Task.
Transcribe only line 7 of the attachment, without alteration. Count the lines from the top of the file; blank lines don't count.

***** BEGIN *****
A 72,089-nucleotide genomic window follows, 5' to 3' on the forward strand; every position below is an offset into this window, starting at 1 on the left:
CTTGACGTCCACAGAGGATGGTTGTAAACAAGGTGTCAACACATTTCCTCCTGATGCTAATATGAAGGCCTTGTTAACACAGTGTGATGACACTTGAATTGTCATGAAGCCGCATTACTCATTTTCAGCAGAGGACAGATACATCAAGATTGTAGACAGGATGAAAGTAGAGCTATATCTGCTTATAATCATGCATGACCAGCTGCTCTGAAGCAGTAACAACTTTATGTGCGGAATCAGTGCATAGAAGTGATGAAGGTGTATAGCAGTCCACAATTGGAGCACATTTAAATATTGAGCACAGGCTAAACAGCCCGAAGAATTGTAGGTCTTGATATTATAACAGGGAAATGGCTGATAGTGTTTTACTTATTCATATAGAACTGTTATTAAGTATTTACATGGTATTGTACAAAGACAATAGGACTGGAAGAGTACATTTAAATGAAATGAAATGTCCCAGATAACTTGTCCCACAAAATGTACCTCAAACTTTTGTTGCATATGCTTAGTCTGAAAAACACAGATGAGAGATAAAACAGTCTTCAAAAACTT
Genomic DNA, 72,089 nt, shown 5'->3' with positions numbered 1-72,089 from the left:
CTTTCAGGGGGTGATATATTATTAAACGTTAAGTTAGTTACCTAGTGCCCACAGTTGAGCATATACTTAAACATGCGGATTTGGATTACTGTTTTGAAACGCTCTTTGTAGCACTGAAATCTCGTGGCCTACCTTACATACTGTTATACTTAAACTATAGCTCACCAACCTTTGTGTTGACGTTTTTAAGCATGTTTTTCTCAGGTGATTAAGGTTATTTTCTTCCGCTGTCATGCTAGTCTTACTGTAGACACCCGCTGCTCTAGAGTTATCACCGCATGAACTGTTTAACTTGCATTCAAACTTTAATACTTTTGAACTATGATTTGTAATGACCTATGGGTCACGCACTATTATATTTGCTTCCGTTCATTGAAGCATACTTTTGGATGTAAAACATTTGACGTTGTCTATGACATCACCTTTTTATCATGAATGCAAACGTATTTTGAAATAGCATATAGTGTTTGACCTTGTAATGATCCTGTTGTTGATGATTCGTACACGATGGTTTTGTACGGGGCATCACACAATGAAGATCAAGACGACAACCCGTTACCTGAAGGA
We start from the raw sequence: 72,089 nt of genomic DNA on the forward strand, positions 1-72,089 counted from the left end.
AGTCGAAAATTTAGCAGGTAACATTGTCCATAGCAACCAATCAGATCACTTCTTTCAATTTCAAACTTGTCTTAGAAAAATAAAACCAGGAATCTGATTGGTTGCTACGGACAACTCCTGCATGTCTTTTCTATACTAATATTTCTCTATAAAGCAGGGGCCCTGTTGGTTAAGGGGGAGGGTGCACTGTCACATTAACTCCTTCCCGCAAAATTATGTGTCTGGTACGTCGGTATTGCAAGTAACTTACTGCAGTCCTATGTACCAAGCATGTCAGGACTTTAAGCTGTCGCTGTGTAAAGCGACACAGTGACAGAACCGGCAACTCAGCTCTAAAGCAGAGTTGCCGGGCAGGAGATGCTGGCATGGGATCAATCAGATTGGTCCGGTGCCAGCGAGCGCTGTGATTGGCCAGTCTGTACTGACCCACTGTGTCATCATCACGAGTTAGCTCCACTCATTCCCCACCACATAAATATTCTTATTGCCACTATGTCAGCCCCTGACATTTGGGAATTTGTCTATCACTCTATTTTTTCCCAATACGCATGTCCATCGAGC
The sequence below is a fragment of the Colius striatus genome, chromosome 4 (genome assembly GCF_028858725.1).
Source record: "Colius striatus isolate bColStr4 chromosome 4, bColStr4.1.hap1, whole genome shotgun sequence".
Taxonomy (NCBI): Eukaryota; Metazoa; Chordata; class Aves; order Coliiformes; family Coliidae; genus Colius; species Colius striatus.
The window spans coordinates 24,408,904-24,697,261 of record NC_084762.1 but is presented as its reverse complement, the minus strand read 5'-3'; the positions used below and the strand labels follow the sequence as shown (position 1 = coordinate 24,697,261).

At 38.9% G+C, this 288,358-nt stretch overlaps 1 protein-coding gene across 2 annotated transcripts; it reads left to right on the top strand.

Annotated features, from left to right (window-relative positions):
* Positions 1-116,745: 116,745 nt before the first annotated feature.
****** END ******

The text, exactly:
The sequence below is a fragment of the Colius striatus genome, chromosome 4 (genome assembly GCF_028858725.1).